Greater Bristol Metro report: First phase would cost £40m
THE first phase of rail improvements included in the Greater Bristol Metro campaign would cost £40 million, it has been claimed.
Most of that – around £33 million – would go on reopening the Portishead rail line for passenger trains.
The rest would be spent on doubling the track at Filton Bank and adding an extra service between Bristol and Bath.
The Greater Bristol Metro campaign was officially launched last month by the West of England Partnership, the body that represents the four local authorities in the area.
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They are lobbying the government and transport companies to include a raft of local rail improvements when the Great Western rail franchise is re-appointed next year.
The Department for Transport is currently consulting on what should be included in the new, 15-year contract.
Rail consultants Halcrow has produced a two-phase plan for the improvements, and gave a presentation to partnership members at a meeting this week.
Project manager David Crockett and rail operations specialist Graeme Pollard gave estimated costs for the various proposals, and explained why certain parts were given priority over others.
Providing four tracks at Filton Bank is the first step, Mr Crockett said, as it allowed other improvements to follow suit.
He said: "It's the key pinch point, the bottle neck on the whole system. If you don't have Filton Bank you don't have very much at all. It gives us capacity, but it doesn't actually buy any services."
Mr Pollard said the area's railway was being held back by changes that had been made in the past – such as closing stations and reducing track.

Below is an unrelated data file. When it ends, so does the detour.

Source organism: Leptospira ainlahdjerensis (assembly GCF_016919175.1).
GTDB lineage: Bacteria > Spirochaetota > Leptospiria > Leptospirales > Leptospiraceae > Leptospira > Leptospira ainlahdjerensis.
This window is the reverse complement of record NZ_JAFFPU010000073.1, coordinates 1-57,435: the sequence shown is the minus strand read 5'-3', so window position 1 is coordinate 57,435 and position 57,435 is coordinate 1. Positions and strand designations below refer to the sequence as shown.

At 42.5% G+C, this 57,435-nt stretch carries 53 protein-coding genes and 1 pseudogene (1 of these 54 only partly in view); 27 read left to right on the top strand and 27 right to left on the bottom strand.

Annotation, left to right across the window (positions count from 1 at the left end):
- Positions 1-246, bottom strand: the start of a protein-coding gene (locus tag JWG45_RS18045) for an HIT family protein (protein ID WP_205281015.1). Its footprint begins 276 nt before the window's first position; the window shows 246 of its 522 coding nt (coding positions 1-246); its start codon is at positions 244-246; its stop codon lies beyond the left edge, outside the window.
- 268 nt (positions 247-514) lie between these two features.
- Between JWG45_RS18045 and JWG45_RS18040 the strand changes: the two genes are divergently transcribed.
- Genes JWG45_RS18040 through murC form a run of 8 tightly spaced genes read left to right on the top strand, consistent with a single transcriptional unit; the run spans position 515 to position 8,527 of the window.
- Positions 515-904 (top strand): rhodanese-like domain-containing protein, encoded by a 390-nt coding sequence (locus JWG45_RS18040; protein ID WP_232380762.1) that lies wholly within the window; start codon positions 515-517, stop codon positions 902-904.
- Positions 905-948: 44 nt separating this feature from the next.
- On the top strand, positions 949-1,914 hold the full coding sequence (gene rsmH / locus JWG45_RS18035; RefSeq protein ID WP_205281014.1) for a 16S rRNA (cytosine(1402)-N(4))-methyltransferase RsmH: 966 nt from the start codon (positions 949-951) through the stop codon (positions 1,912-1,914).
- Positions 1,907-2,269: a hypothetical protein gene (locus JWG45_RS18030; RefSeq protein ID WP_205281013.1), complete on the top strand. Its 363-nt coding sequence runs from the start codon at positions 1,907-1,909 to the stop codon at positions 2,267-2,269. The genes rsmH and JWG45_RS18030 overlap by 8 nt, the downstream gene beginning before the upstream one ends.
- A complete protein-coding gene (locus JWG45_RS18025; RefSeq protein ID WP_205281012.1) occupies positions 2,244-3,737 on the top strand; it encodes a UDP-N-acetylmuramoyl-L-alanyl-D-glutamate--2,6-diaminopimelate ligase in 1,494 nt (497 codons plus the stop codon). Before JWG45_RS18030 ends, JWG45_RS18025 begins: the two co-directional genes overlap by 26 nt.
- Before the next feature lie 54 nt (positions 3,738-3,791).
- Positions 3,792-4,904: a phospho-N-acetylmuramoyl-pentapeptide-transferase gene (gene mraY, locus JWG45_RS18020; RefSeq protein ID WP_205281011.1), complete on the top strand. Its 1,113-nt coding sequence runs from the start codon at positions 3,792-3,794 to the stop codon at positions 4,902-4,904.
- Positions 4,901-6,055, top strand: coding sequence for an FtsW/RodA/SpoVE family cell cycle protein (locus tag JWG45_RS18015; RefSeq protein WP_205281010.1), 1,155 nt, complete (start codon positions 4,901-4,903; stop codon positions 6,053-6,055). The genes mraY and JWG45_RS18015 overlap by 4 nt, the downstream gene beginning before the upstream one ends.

The main part of phase one improvements was the reopening of the Portishead to Bristol rail line.
Although various figures have been bandied about over the years, Halcrow estimate it would cost £32.9 million, including £25 million for the track and £7.75 million for new stations at Portishead and Pill.
Providing an extra service between Temple Meads and Bath would cost £2.76 million because there is currently no ability for trains to turn back at Bath Spa station.
Phase one also includes an enhanced service on the Severn Beach line. The last part of phase one would see one extra train stopping at Parson Street an hour by using the Cardiff to Taunton train.
Phase two prioritises the reopening of the Henbury loop, a network of stations in the north of the city.
But, to the disappointment of transport campaigners, Halcrow's proposal does not include the full loop yet.
The two new stations at Henbury and North Filton would cost £21 million and provide links to the development at Filton Airfield.
The service would not stop at Stapleton Road or Lawrence Hill though, due to conflicts with existing services.
Mr Pollard said: "We did scratch out heads on Henbury. The attraction of looping right round is very strong but there are a number of issues that crop up. The big one is getting in and out of Parkway. We also considered going in either direction. But if you go by Avonmouth it's faster by bus."
Phase two also included an improved service at Yate, but the details of this proposal have yet to be finalised.
Halcrow also put forward a "station package" of stops that could be re-opened if the business cases could be proven. This included Saltford, Ashton Gate, Corsham and Ashley Down.
Mr Crockett said: "We need to get the base level of service in first because the existing commuter service is poor. Rail services aren't for people to play trains with, they have to be for people to get to work and help the economy."